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The Manchester school district is one of two school districts in the country - the other being Pearl City-Waipahu Complex Area in Hawaii - that will benefit from $2 million in grants awarded to the Buck Institute for Education (BIE). The money will be used to fund three years of research on implementing project-based learning into local classrooms.

BIE received funding for the project from five philanthropic partners, including $1 million from the William and Flora Hewlett Foundation and additional funding from the Bezos Family Foundation, Harold K.L. Castle Foundation, the Nellie Mae Education Foundation, Barr Foundation, and New Hampshire Charitable Foundation.

"This grant will provide authentic, experiential learning opportunities for students to collaborate, solve problems, improve their communication and master the academic content," said Vargas. "Our students will be able to demonstrate their knowledge in numerous ways, allowing for deeper learning, student engagement, and ultimately an increase in academic achievement."

In project-based learning, projects become the primary route to knowledge and skills, rather than an accessory to learning. Typically, projects feature real-world context, incorporate standards-based tasks and tools, and tap students' interests. Students share their project work publicly by explaining, displaying, and/or presenting it to classmates and others.

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Each year the Campus Compact for New Hampshire - a statewide consortium of college and university presidents and private-sector partners - presents the Presidents' Community Partner Award, given to "a non-profit organization (that) has enhanced the quality of life in the community in meaningful and measurable ways."

This year the Saint Anselm Community Partner Award will be given to the Manchester school district for "the strong support of the Access Academy after school program" and volunteers from the college placed in city schools.

The award will be given during the Presidents' Awards Ceremony at the Grappone Center in Concord this Tuesday, April 10, from 12-2 p.m.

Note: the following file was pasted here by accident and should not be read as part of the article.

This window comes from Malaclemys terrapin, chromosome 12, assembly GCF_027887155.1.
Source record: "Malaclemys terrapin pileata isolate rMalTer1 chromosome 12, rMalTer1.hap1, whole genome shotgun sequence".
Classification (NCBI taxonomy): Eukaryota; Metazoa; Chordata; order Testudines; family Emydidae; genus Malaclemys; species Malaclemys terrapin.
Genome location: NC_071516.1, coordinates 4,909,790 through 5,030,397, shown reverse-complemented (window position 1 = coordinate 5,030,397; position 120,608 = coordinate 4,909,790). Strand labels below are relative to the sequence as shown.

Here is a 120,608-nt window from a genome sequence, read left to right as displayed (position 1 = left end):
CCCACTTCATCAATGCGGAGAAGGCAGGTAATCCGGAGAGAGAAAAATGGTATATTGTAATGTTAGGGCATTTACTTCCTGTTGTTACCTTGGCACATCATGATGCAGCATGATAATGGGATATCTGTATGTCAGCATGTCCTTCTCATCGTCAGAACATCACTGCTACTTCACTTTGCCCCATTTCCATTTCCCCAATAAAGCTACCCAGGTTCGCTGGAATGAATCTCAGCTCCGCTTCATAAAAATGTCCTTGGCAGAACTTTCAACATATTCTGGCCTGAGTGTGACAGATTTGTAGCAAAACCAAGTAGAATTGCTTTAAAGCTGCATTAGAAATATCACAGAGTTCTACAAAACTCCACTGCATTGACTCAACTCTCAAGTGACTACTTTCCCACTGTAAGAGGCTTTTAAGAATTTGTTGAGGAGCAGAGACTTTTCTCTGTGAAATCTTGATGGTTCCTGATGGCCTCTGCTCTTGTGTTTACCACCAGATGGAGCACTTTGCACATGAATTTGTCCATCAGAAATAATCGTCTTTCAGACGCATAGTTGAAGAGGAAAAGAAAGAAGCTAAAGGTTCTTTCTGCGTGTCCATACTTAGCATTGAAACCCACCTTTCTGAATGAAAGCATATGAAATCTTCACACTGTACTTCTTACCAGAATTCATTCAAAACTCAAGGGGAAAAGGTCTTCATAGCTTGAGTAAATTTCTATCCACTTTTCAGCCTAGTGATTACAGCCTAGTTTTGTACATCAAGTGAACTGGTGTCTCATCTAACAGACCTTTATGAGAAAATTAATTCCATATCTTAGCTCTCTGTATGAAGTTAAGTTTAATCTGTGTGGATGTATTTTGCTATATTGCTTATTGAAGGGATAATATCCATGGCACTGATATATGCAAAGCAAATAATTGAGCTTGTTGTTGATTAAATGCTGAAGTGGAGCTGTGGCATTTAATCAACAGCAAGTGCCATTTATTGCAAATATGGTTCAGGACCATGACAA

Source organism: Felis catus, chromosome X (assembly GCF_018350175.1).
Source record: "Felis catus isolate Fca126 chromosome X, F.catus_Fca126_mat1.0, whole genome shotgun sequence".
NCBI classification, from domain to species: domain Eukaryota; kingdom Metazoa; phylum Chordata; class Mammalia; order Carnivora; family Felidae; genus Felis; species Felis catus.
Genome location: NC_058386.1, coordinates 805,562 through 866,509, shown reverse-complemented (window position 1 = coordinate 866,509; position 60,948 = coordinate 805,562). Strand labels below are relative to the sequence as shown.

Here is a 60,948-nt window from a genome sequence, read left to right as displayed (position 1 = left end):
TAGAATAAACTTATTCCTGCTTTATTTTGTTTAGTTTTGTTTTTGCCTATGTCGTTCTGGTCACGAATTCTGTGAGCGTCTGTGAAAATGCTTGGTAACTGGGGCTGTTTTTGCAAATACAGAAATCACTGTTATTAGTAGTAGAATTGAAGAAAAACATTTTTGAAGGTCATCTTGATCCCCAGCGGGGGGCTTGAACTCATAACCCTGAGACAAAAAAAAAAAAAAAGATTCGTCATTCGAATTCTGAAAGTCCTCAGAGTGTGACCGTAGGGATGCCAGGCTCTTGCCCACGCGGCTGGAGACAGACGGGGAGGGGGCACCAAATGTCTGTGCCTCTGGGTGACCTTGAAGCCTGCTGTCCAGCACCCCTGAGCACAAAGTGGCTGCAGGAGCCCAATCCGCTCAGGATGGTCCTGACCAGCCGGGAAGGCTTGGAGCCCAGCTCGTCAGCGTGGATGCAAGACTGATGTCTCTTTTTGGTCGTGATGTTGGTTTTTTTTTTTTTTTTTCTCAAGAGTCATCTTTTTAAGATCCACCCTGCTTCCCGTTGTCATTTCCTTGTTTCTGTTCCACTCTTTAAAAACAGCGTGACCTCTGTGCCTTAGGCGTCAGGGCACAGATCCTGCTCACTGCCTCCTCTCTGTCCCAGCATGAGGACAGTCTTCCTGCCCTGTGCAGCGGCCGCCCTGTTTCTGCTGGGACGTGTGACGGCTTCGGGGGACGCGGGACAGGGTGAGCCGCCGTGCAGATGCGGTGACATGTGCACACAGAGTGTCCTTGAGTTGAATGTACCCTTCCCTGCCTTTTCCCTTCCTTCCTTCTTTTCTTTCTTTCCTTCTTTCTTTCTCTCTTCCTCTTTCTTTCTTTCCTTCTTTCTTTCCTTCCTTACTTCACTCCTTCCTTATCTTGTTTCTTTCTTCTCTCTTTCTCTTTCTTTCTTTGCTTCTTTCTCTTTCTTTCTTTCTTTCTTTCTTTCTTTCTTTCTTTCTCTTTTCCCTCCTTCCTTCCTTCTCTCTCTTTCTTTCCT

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Congratulations go this week to Gail Dubois, a paraprofessional at Highland-Goffe's Falls Elementary School, who received a 2017-2018 "LifeChanger of the Year" award at a surprise ceremony during a school-wide assembly recently. The award includes a $3,000 prize, split between a $1,500 individual cash award and a $1,500 donation to her school.

Dubois was selected as a LifeChanger of the Year from a pool of more than 825 teachers, administrators and school district employees nominated for the award from all 50 states and the District of Columbia. She was nominated by principal Susan Matthews,who cited her many contributions to the students and atmosphere of the school.

LifeChanger of the Year is a national program sponsored by National Life Group that annually recognizes and rewards K-12 school district educators and employees who make a difference in the lives of students by exemplifying excellence, positive influence and leadership.

Dubois trains an English cream golden retriever named Remington, who she brings to Highland-Goffe's Falls every Friday to serve as a therapy dog. Each week, Dubois and Remington visit students and staff throughout the school who are in need of a little extra love and care.

National Life Group recognized "the calming presence and positive attitude" Dubois and Remington bring to the school.

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Weekly curbside collection of yard waste in the city resumes tomorrow. Materials must be placed at the curb for pickup by 7 a.m. on your regular trash-collection day. No individual branches or stumps greater than three inches in diameter or three feet in length will be collected.

Yard waste must be placed in biodegradable paper bags, bundles or barrels with a city orange yard-waste sticker affixed to it. Weekly collections will last six weeks. Visit www.manchesternh.gov/yardwaste for more information.

Paul Feely is the City Hall reporter. Reach him at pfeely@unionleader.com.